Cardinal Donald Wuerl of Washington and members of the Little Sisters, chief litigants in the case against the government, were on hand.

Prior to the ceremony, Wuerl and Cardinal Daniel N. DiNardo of Galveston-Houston and President of the U.S. Conference of Catholic Bishops (USCCB), met with the president to discuss the order. DiNardo described it as the beginning of “the process of alleviating the serious burden of the HHS mandate.”

Yet earlier this month, DiNardo took to the pages of The Hill, a daily Capitol Hill publication, openly questioning why the mandate was still in place.

“After meeting with President Trump in the Oval Office on May 4, I sat in the Rose Garden and listened as the president promised the Little Sisters of the Poor that their ‘long ordeal’ with the government’s contraceptive mandate ‘would soon be over.’ Yet here we are, nearly three months later, and the Health and Human Services (HHS) mandate still stands,” DiNardo wrote.

In response to the op-ed, one source close to the bishops told Crux, “Why go to The Hill to deliver that message unless you’re being ignored by the White House?”

Meanwhile, Carrie Severino, a Catholic who serves as chief counsel of the Judicial Crisis Network (JCN), told Crux, “There are lots of Catholics that are well-placed in this administration.”

JCN was one of the leading groups supporting the Gorsuch nomination, leading a $10 million campaign to promote it.  According to Severino there is at least one Catholic able to move the ball in this White House.

“One of the key advisers that we’ve seen is Leonard Leo,” she said. “He’s one of the leading figures in the conservative legal movement, and a faithful Catholic.”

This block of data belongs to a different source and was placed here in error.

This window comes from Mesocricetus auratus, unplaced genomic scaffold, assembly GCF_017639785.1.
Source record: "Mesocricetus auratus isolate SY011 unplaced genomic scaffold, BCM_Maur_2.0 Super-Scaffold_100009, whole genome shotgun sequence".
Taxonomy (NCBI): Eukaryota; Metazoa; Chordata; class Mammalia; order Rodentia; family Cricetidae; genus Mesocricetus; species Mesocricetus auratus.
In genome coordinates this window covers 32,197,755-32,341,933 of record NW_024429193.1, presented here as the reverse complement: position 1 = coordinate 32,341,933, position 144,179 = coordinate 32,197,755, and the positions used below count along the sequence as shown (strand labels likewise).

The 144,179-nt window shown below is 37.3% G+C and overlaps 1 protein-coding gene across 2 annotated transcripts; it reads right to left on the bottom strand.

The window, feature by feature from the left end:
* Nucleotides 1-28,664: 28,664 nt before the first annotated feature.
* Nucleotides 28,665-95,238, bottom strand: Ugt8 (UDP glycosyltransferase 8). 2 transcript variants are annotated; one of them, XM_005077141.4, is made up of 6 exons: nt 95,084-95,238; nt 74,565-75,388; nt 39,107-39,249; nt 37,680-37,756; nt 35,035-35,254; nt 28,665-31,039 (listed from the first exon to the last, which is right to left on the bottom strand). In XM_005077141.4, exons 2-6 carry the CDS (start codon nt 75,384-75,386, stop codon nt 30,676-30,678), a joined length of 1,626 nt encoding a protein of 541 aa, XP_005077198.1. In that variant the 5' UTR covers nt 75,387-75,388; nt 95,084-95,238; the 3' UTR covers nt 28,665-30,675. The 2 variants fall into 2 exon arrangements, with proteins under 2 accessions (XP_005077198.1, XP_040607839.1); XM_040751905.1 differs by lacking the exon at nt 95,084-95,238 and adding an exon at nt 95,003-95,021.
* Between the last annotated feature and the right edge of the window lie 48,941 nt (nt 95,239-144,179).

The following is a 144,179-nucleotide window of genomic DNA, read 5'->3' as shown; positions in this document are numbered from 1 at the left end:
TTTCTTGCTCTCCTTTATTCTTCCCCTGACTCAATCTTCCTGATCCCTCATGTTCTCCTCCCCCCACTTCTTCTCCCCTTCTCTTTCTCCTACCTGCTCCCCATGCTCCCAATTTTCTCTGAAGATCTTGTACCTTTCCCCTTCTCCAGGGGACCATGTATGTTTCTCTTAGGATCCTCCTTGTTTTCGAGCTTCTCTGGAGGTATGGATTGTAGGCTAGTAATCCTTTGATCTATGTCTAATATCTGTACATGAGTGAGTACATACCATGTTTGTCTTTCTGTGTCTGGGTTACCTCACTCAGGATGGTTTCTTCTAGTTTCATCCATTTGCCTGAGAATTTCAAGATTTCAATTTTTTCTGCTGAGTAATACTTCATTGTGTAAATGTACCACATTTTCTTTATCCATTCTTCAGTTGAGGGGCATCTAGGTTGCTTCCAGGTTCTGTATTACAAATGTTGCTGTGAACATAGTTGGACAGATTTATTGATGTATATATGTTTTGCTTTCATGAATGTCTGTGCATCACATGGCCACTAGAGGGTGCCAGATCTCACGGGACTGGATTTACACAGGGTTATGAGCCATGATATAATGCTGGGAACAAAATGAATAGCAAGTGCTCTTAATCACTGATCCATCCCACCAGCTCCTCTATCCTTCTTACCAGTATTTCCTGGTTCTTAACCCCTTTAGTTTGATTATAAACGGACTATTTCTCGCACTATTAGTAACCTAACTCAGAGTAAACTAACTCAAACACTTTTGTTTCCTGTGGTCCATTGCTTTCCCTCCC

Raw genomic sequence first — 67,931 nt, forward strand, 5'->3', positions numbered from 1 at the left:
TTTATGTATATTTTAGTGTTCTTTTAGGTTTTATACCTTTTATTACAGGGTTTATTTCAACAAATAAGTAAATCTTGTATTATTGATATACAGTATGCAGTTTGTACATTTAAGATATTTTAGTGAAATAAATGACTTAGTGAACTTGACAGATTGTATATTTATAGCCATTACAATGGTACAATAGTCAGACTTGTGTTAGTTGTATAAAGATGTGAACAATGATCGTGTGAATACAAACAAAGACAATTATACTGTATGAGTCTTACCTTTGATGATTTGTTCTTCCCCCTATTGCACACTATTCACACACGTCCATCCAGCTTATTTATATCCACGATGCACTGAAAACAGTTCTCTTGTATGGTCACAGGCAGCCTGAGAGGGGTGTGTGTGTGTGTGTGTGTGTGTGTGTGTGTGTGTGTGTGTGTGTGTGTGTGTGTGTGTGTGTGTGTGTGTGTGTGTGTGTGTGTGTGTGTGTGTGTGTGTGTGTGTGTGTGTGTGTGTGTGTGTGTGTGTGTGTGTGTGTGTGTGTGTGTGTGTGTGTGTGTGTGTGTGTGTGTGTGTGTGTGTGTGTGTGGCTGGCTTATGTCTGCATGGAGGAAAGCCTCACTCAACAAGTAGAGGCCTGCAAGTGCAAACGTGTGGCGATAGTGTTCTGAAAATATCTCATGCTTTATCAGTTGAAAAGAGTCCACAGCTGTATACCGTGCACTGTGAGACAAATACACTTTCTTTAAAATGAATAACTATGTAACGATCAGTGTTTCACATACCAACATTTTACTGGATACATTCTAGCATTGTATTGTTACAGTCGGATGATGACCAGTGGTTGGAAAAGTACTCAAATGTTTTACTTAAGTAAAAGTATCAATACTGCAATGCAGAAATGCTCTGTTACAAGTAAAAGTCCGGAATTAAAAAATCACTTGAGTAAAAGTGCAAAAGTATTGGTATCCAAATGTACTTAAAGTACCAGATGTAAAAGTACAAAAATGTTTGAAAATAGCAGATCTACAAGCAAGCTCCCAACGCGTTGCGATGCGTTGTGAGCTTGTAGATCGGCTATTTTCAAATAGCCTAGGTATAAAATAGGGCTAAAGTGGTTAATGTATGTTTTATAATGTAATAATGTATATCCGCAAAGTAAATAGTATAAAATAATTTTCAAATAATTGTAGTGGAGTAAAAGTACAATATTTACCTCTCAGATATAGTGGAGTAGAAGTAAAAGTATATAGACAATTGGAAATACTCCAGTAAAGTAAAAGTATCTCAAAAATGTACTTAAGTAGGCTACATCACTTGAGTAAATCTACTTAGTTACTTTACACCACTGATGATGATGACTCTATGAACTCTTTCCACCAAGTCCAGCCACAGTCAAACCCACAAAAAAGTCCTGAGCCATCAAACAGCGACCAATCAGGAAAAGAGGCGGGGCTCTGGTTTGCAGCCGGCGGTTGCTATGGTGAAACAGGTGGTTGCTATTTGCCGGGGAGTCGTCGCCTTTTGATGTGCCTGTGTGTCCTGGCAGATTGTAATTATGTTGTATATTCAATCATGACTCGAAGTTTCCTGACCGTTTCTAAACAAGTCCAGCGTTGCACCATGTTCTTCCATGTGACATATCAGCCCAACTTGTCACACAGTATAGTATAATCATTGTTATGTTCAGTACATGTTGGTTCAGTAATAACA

Leo is the Executive Vice President of the Federalist Society, a conservative legal organization. He did not respond to an interview request from Crux. 

“You couldn’t overstate his influence over the excellent choice of the Gorsuch nomination, and that’s been one of the most lauded accomplishments of this administration thus far,” Severino told Crux.

Brian Burch, President of, echoed Severino’s assessment of Leo. He told Crux that Leo is “one of the most effective Catholic voices that is having an important impact on the administration, particularly the process of judicial nominations.”

In an acknowledgement of recent personnel changes within the White House, Burch admits that it is undetermined what this will mean for Catholic influence going forward.

“With the recent shake-up of staff, it’s unknown whether the changes that are coming will be helpful or harmful,” he said.

Burch, who was an original signer of the National Review statement of Catholics against Trump, told Crux that “It is certainly the case that more Catholics would have influence with this administration had they not publicly opposed the President.”

“That said,” he continued, “I think many of us—myself included—who did sign that letter, given the information at the time, don’t regret it, but are willing to also acknowledge that we’ve been very pleased with this president’s commitment and follow-through on a number of very critical policy and personnel decision-making.”

In May, Trump named Callista Gingrich as U.S. Ambassador to the Holy See. Gingrich is a lifelong Catholic and the third wife of former Speaker of the House of Representatives Newt Gingrich, who converted to Catholicism after they married. Mr. Gingrich was one of Trump’s earliest supporters, and is widely considered to be a close confidante.